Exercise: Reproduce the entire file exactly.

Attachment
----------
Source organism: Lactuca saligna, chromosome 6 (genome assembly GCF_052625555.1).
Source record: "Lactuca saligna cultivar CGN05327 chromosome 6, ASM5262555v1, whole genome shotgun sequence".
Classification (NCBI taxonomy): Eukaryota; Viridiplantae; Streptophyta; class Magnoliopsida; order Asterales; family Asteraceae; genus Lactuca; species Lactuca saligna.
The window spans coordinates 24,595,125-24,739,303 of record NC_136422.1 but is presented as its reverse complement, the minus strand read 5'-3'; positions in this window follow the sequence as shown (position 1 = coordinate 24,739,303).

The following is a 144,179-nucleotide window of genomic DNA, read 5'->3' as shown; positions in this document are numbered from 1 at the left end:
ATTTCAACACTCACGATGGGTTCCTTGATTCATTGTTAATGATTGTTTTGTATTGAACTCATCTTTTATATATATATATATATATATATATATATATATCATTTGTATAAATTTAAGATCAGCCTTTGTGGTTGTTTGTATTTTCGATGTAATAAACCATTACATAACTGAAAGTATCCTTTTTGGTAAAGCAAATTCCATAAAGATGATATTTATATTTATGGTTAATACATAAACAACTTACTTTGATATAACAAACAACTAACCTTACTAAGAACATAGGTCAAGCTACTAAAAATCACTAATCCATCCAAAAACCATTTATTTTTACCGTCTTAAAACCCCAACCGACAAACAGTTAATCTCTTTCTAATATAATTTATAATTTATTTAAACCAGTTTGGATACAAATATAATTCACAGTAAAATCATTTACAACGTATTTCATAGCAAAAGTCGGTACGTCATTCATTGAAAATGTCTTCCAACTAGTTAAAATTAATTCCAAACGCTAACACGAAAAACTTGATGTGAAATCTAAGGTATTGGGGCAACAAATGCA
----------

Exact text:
Source organism: Lactuca saligna, chromosome 6 (genome assembly GCF_052625555.1).
Source record: "Lactuca saligna cultivar CGN05327 chromosome 6, ASM5262555v1, whole genome shotgun sequence".
Classification (NCBI taxonomy): Eukaryota; Viridiplantae; Streptophyta; class Magnoliopsida; order Asterales; family Asteraceae; genus Lactuca; species Lactuca saligna.
The window spans coordinates 24,595,125-24,739,303 of record NC_136422.1 but is presented as its reverse complement, the minus strand read 5'-3'; positions in this window follow the sequence as shown (position 1 = coordinate 24,739,303).

The following is a 144,179-nucleotide window of genomic DNA, read 5'->3' as shown; positions in this document are numbered from 1 at the left end:
ATTTCAACACTCACGATGGGTTCCTTGATTCATTGTTAATGATTGTTTTGTATTGAACTCATCTTTTATATATATATATATATATATATATATATATATCATTTGTATAAATTTAAGATCAGCCTTTGTGGTTGTTTGTATTTTCGATGTAATAAACCATTACATAACTGAAAGTATCCTTTTTGGTAAAGCAAATTCCATAAAGATGATATTTATATTTATGGTTAATACATAAACAACTTACTTTGATATAACAAACAACTAACCTTACTAAGAACATAGGTCAAGCTACTAAAAATCACTAATCCATCCAAAAACCATTTATTTTTACCGTCTTAAAACCCCAACCGACAAACAGTTAATCTCTTTCTAATATAATTTATAATTTATTTAAACCAGTTTGGATACAAATATAATTCACAGTAAAATCATTTACAACGTATTTCATAGCAAAAGTCGGTACGTCATTCATTGAAAATGTCTTCCAACTAGTTAAAATTAATTCCAAACGCTAACACGAAAAACTTGATGTGAAATCTAAGGTATTGGGGCAACAAATGCA